Increased COVID testing for sewage treatment plants

Wingecarribee Shire

Wingecarribee Shire Council is working with NSW Health to increase COVID testing schedules at Council’s Sewage Treatment Plants in a bid to keep the Shire COVID-safe.

Council’s General Manager Lisa Miscamble said the increased surveillance was a precautionary measure.

“With neighbouring local government areas in lockdown this is a proactive measure we’re taking to help protect our community,” she said.

Across the Shire Council manages and operates six separate Sewage Treatment Plants (STP’s). Three larger plants service the Mittagong, Bowral and Moss Vale areas while three smaller STP’s manage the villages of Bundanoon, Berrima and Robertson.

Two samples are currently provided each week to NSW Health from Council’s larger STP’s with additional samples provided as requested.

Sewage samples are taken by Council staff and provided to NSW Health for laboratory analysis. The testing is performed by specialised laboratories which look for viral fragments of SARS-CoV-2. These fragments can be shed from an infected person when washing their hands and bodies in sinks or showers.

Ms Miscamble said the additional testing could help provide an early warning of an increase in infections.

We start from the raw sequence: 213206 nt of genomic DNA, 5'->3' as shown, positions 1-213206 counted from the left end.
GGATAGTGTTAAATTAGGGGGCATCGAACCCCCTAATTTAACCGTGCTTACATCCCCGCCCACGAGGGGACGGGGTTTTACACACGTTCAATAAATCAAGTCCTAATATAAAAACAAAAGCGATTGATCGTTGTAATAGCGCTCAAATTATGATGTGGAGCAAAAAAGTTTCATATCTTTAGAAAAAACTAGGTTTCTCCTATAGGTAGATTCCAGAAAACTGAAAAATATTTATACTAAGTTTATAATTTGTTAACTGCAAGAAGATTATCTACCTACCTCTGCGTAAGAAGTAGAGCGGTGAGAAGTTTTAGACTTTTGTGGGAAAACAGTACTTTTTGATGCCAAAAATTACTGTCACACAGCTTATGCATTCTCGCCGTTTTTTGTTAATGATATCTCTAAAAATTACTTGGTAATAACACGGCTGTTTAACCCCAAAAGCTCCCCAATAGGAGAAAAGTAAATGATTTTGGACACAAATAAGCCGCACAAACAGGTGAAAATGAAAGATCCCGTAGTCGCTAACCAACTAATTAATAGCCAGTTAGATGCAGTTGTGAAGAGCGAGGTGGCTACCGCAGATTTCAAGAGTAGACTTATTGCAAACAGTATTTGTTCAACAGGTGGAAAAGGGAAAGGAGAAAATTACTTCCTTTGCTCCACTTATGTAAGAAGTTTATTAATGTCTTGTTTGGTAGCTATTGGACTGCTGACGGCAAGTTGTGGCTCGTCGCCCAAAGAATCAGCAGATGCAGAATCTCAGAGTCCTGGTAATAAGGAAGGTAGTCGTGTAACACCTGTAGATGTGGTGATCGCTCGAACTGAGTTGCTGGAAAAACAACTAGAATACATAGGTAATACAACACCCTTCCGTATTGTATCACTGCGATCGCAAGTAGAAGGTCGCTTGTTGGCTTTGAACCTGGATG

“As seen with the fragments detected in our Moss Vale sewage system last week, testing can help track infections in the community,” she said. “Because our sewage treatment plants are not interconnected, the tests also help to narrow down the area of the infected persons.”

The tests cannot identify individuals nor detect the household the virus fragments originated from.

NSW Health regularly tests for fragments of the virus at more than 60 STP’s across NSW with data provided to support the Government’s response to the COVID-19 pandemic.

The increased surveillance at the sewage treatment plants follows additional proactive COVID-safe measures introduced by Council to help limit staff movement and protect residents. Council has already introduced weekly COVID testing of essential Council employees and contractors who live outside the area, organised flexible work arrangements and limited face-to-face contact in public areas.

“The health and safety of our employees, their families and our residents remain our primary focus,” Ms Miscamble stressed. “By continuing to work together with our Government partners we’re helping to restrict the virus and protect our community.”

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